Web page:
# Parallel circuit multiple choice question

1. Apr 26, 2013

### DrKitten_Paws

This past Monday I took an exam and got a 99, woot woot! But I can't seem to understand why I got the following question wrong:

Complete the following statement: A simple series circuit contains a resistance R and an ideal battery. If a second resistor is connected in parallel with R,
A) the voltage across R will decrease.
B) the current through R will decrease.
C) the total current through the battery will increase.
D) the rate of energy dissipation in R will increase.
E) the equivalent resistance of the circuit will increase.

I picked B since I used the following reseasoning: Itotal = I1 + I2, therefore the current in R is decreased. My professor said that C is the correct answer. Although she tried to explain it, I couldn't understand it. Do you mind explaining it to me, please?

Thank you so much!

2. Apr 26, 2013

### Danger

This is not in my area at all, and I probably would have scored only "1" on that test (if "A" is the correct answer.) My knowledge of electrical stuff is almost non-existent. Other than adding a few outlets to my house and rebuilding a bunch of things like VCR's, my experience is nil. The only reason that I think of "A" is that I once had to run a 6VDC motor from a 12VDC power supply. A friend who knows about this kind of stuff told me to parallel wire a resistor with the same rating as the load of the motor to cut the voltage in half. He called it a "voltage divider". While I can't say for sure why, it worked.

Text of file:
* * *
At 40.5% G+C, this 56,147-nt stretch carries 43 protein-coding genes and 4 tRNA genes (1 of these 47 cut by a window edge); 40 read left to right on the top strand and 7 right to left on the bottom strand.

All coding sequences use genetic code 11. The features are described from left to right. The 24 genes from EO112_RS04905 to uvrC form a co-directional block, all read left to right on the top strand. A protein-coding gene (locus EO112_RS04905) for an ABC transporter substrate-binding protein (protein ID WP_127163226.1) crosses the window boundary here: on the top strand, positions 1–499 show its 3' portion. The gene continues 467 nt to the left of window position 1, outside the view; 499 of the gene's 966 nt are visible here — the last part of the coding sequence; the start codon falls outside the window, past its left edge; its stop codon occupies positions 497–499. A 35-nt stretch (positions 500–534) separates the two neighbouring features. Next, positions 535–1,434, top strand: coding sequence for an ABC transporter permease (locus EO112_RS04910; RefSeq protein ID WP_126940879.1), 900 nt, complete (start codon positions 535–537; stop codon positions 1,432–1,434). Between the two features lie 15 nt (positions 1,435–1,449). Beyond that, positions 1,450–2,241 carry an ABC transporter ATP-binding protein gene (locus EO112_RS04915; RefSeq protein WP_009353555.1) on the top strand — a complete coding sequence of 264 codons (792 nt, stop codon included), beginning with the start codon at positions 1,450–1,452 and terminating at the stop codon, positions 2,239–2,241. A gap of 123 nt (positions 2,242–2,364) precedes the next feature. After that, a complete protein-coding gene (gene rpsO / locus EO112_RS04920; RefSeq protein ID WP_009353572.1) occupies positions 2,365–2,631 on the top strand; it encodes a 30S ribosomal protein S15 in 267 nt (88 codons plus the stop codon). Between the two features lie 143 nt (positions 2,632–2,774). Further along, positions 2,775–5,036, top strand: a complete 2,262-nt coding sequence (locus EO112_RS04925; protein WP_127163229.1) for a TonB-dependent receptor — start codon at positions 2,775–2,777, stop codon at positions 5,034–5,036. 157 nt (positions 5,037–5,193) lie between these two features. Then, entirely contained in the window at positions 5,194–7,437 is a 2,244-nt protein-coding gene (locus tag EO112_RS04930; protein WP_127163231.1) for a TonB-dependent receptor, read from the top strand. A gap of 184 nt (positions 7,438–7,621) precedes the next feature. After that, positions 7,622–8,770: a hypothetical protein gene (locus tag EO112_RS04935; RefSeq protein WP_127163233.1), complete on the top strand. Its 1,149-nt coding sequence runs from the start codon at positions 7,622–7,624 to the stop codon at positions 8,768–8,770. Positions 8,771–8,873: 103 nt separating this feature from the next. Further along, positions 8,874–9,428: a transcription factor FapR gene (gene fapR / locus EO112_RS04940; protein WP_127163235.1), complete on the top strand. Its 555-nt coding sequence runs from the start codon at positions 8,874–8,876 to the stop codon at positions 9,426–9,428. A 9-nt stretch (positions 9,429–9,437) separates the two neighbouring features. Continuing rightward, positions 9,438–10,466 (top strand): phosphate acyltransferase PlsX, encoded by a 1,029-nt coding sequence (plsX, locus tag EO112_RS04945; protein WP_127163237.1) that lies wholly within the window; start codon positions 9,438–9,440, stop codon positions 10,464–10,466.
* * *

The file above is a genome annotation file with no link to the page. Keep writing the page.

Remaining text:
3. Apr 26, 2013

### Staff: Mentor

Welcome to the PF.

Your professor is correct. As long as the battery is an ideal battery (no internal source resistance), the output voltage is indepent of output current. So the voltage across the parallel combination of R//R is the same as it was across the initial single R. And since I=V/R, that means that the current through the first resistor will not change when the second R is put in parallel with it. All that happens is that twice as much current is drawn from the battery when you put the 2nd R in parallel with the first.

Make sense now?

4. Apr 26, 2013

### CWatters

I can see where you went wrong...

Your answer would be correct if an ideal battery was an current source. However an ideal battery is a voltage source.

For a constant voltage source the current Itotal isn't constant it depends on the load...

Itotal = Vbat/R1 + Vbat/R2